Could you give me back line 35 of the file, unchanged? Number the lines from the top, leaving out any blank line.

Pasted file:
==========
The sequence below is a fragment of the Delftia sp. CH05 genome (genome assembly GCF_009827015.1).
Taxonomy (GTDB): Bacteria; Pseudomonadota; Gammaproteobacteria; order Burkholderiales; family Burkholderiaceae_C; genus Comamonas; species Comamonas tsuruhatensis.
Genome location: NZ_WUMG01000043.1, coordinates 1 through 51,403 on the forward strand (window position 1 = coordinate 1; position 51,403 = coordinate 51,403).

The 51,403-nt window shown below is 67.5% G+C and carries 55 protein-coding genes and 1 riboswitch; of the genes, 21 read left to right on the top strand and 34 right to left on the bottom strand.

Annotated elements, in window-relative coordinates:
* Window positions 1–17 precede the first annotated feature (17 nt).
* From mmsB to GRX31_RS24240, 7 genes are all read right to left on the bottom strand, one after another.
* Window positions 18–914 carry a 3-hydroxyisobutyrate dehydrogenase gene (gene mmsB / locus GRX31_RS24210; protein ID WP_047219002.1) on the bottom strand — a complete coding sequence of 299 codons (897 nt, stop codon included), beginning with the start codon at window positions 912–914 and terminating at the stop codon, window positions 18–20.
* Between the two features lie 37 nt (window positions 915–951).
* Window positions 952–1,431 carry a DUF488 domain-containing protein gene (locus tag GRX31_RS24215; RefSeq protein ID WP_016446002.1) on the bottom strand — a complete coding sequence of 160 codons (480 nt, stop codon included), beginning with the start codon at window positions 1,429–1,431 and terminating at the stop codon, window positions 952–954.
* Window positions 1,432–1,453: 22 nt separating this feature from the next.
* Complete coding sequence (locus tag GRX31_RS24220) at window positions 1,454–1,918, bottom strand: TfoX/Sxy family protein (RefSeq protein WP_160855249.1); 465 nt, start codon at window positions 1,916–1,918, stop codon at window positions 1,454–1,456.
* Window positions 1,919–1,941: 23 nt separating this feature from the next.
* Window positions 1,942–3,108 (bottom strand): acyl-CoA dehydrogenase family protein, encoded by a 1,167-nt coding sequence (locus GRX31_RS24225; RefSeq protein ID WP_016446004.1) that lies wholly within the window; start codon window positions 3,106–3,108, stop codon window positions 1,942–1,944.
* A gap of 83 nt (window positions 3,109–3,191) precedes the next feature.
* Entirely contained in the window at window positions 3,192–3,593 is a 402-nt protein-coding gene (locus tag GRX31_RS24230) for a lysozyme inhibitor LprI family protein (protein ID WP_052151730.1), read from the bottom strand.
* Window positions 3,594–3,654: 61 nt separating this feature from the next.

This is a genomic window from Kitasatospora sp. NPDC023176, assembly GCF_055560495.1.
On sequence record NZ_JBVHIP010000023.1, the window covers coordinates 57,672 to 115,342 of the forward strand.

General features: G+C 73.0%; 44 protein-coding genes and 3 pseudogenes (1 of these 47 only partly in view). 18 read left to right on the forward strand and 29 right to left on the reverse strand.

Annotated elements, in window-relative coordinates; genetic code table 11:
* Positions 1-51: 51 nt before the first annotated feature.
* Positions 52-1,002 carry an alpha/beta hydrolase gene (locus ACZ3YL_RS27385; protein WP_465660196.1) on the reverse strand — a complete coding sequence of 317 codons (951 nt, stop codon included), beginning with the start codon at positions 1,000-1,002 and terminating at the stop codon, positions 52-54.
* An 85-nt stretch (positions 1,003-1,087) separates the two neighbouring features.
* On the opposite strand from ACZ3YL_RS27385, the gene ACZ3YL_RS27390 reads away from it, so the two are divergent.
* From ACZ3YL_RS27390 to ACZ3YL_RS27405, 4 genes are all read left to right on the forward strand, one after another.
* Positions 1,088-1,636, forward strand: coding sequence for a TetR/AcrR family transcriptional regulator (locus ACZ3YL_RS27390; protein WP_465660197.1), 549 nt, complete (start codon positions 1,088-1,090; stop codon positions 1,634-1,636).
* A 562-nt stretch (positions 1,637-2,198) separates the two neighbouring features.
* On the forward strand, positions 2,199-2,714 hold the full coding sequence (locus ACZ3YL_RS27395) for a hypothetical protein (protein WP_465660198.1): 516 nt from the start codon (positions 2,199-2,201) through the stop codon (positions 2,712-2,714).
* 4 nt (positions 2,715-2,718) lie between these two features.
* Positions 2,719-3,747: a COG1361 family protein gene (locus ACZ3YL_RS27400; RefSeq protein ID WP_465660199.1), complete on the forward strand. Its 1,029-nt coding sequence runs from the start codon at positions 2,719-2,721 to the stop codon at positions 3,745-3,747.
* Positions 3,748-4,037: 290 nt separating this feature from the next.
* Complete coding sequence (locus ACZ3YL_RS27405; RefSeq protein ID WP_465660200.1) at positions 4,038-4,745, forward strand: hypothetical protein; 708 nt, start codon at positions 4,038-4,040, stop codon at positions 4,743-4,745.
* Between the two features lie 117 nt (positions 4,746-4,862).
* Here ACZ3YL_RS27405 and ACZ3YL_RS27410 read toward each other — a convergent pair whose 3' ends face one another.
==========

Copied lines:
* Here ACZ3YL_RS27405 and ACZ3YL_RS27410 read toward each other — a convergent pair whose 3' ends face one another.